Bitcoin a ‘Valued Investment Opportunity’ Says Arizona State University Professor
A slight beam of good news shines over the bleeding cryptocurrency market as Arizona State University Professor Dragan Boscovic discusses the future of Bitcoin from a trading standpoint. The scholar seems to think that Bitcoin is regarded by investors as a ‘valued investment opportunity’.
Dragan Boscovic is a computer science research professor at Arizona State University (ASU) and also a director of the Blockchain Research Lab – a project that aims to further the development blockchain-based technology’s applications. In a recent interview with ASU Now, Boscovic offers his insight on Bitcoin’s past, present, and future as an investment asset.
Bitcoin Goes to Wall Street
In December 2017, with the eyes of the financial world firmly fixed on Bitcoin, two major futures exchanges – CBOE and CME Group – began offering bitcoin futures. It was an exciting time for the cryptocurrency. The launch of futures trading marked a turning point in Wall Street’s sentiment toward the crypto industry, allowing for a gradual, but nonetheless definitive, entry into mainstream adoption.
The excitement continued into the new year as the Intercontinental Exchange (ICE), which also owns the New York Stock Exchange (NYSE), announced that it was developing a cryptocurrency data feed. The service, which gives financial firms access to “streaming real-time, end of day and historical data for the most actively traded digital currencies,” was rolled out in March. In addition, the NYSE is developing its own online trading platform.
According to Boscovic, cryptocurrencies, while still relatively new, have already been around for nearly a decade – well within the normal time frame for a new technology to gain traction. The professor also notes that “the industry now sees an opportunity to offer a new asset for trade, broadening choices for investors.”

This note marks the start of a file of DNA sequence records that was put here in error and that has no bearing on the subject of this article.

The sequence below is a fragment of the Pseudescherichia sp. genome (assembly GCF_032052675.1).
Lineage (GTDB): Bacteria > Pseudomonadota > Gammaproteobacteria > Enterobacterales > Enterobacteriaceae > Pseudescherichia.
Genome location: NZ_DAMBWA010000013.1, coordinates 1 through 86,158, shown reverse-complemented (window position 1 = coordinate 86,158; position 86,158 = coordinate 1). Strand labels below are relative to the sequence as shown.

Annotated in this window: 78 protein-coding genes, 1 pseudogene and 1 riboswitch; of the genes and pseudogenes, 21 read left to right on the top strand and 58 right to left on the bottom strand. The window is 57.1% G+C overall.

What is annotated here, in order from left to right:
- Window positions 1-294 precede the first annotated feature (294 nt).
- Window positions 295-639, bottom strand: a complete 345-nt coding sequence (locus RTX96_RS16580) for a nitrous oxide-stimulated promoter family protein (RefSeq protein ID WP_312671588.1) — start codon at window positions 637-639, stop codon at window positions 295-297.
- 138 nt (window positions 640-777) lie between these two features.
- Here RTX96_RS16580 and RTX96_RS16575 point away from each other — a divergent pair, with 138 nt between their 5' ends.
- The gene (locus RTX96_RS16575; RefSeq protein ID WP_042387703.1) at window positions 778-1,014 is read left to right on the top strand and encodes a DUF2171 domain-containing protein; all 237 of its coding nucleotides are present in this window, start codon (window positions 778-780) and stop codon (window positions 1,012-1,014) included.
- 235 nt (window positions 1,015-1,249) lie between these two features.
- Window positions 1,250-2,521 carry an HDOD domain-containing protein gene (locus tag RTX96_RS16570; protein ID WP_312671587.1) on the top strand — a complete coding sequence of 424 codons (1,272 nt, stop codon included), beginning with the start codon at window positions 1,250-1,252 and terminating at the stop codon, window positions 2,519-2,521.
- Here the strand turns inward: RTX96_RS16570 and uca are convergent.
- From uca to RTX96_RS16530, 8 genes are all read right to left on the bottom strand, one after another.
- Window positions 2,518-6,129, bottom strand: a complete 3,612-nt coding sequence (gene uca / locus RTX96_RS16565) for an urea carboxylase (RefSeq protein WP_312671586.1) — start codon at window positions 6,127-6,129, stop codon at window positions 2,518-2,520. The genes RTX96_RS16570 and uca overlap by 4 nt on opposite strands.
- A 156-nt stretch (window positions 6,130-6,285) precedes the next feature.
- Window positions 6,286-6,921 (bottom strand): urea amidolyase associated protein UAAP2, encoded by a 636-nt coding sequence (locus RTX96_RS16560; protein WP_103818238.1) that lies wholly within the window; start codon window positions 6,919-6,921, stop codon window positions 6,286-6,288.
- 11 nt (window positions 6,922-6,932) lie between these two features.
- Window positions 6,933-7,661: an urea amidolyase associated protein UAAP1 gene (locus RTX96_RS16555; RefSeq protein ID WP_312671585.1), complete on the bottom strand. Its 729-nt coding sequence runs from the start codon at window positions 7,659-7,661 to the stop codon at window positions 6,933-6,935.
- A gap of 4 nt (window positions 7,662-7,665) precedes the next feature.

Holding up to Traditional Currencies
One key difference between cryptocurrencies and fiat – or sovereign – currencies, Boscovic points out, is the fact that crypto, unlike fiat, cannot be directly influenced by governments. He explains:
The vulnerability of a digital currency is based on demand, and it is not open to influence by additional supply. A government can bootstrap an economy by introducing a new supply of traditional currency to influence borrowing. That can’t happen with cryptocurrency.
From a consumer’s standpoint, cryptocurrencies introduce a new choice – an intangible asset which brings with it further investment opportunities.
What’s in it for Other Cryptocurrencies?
Boscovic believes that the acceptance of Bitcoin into traditional investment instruments is also going to open the door to other cryptocurrencies:
Institutional investors are recognizing this new asset as a valued investment opportunity; this will encourage individual investors. It will also encourage consumers and small shops to start trading in cryptocurrency.
While he refused to make a firm statement about the legitimacy that Bitcoin receives from potential inclusion in the NYSE, the professor did acknowledge that it is offers a serious confidence boost:
It’s an encouraging development. Consumers do develop confidence when they see a large institution such as the stock exchange backing and selling cryptocurrencies.
Do you agree with Professor Boscovic? What’s your take on Bitcoin entering Wall Street? Let us know in the comments below!
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